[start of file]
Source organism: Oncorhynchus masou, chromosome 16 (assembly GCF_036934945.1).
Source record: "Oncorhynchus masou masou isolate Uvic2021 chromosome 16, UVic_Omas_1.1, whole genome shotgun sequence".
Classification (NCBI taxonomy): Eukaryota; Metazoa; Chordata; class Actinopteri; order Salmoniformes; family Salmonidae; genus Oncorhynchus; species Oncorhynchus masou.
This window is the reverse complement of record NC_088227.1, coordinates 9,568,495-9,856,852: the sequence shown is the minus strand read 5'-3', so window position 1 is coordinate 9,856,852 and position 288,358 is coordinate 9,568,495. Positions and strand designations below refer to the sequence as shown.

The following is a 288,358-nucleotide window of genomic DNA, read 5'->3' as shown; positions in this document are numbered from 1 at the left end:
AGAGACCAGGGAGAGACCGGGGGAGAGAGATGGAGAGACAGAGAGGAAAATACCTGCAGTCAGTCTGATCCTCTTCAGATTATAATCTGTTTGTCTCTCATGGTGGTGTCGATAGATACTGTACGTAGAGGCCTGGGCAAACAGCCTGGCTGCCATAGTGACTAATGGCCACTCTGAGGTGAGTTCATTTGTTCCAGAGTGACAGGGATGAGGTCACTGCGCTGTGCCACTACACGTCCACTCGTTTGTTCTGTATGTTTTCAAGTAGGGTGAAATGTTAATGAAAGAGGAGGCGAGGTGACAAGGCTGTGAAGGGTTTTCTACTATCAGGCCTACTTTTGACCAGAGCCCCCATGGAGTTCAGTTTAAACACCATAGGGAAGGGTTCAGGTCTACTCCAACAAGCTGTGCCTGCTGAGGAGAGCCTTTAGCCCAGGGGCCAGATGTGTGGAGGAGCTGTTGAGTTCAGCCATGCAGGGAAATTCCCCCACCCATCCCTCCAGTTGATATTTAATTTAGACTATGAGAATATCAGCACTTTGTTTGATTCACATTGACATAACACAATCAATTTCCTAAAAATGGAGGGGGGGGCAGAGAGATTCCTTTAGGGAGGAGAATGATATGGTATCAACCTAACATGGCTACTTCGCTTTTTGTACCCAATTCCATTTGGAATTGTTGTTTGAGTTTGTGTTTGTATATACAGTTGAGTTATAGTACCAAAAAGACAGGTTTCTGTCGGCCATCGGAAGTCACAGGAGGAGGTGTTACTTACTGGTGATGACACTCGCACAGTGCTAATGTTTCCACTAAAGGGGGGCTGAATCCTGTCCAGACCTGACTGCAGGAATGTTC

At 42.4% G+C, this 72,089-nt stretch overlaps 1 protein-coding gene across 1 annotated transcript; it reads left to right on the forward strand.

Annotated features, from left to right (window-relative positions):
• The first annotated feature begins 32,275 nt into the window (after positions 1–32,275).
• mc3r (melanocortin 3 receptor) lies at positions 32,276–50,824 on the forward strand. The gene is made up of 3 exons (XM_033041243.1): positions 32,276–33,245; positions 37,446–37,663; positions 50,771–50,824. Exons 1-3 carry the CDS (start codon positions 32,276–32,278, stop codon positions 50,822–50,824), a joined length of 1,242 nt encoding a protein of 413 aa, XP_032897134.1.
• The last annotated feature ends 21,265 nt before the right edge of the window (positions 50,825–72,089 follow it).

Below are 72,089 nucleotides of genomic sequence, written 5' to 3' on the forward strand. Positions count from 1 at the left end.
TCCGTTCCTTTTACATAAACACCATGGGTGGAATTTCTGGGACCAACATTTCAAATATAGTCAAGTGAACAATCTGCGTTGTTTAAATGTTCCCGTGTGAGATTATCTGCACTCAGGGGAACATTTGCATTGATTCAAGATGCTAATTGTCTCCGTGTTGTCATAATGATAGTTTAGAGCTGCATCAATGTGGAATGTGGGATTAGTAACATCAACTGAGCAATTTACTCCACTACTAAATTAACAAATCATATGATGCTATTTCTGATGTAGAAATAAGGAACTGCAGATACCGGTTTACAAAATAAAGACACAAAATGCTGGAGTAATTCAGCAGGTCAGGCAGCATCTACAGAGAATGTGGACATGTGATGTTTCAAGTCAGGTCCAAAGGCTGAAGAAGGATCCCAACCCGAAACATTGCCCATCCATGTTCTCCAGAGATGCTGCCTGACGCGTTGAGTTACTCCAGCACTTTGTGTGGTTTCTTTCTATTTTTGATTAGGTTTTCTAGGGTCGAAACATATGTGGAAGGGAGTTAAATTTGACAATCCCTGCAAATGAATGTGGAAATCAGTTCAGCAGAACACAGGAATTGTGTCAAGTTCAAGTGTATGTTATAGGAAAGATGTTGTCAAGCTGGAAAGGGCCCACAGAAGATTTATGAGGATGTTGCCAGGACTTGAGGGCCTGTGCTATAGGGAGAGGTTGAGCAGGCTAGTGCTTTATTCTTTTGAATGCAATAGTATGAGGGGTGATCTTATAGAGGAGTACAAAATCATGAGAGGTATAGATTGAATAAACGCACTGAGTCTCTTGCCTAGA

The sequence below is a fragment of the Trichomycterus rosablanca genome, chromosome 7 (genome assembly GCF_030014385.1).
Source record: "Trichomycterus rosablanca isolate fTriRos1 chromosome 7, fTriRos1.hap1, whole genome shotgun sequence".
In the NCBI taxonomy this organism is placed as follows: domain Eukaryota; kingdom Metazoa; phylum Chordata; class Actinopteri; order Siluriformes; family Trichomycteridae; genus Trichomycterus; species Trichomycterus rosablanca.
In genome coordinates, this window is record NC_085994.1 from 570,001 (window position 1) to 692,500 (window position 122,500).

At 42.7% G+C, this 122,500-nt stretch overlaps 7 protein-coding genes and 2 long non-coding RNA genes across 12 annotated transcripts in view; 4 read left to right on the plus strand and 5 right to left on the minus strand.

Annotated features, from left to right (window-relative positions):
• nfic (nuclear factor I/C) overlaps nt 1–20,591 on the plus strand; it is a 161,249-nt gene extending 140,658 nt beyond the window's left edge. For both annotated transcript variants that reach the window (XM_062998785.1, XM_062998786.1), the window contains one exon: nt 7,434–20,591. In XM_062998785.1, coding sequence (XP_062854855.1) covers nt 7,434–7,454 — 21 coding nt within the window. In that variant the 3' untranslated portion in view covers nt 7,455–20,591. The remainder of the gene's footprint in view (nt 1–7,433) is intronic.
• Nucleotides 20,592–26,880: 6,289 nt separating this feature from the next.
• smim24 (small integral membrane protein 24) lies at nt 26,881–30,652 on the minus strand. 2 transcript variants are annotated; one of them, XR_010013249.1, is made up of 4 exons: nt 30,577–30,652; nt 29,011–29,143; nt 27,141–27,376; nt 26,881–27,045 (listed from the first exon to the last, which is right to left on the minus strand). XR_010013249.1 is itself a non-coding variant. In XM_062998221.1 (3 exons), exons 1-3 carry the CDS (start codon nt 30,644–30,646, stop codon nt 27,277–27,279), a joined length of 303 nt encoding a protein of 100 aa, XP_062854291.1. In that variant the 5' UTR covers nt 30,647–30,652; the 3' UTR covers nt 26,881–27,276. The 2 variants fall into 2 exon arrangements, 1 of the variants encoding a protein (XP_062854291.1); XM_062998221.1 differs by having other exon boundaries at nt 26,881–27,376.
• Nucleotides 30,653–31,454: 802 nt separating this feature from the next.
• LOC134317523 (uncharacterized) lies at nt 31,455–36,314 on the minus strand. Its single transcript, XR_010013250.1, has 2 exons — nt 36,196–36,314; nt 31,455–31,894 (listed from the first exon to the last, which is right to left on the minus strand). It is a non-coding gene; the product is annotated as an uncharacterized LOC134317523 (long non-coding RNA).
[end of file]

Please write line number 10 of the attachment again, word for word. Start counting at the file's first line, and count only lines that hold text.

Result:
• mc3r (melanocortin 3 receptor) lies at positions 32,276–50,824 on the forward strand. The gene is made up of 3 exons (XM_033041243.1): positions 32,276–33,245; positions 37,446–37,663; positions 50,771–50,824. Exons 1-3 carry the CDS (start codon positions 32,276–32,278, stop codon positions 50,822–50,824), a joined length of 1,242 nt encoding a protein of 413 aa, XP_032897134.1.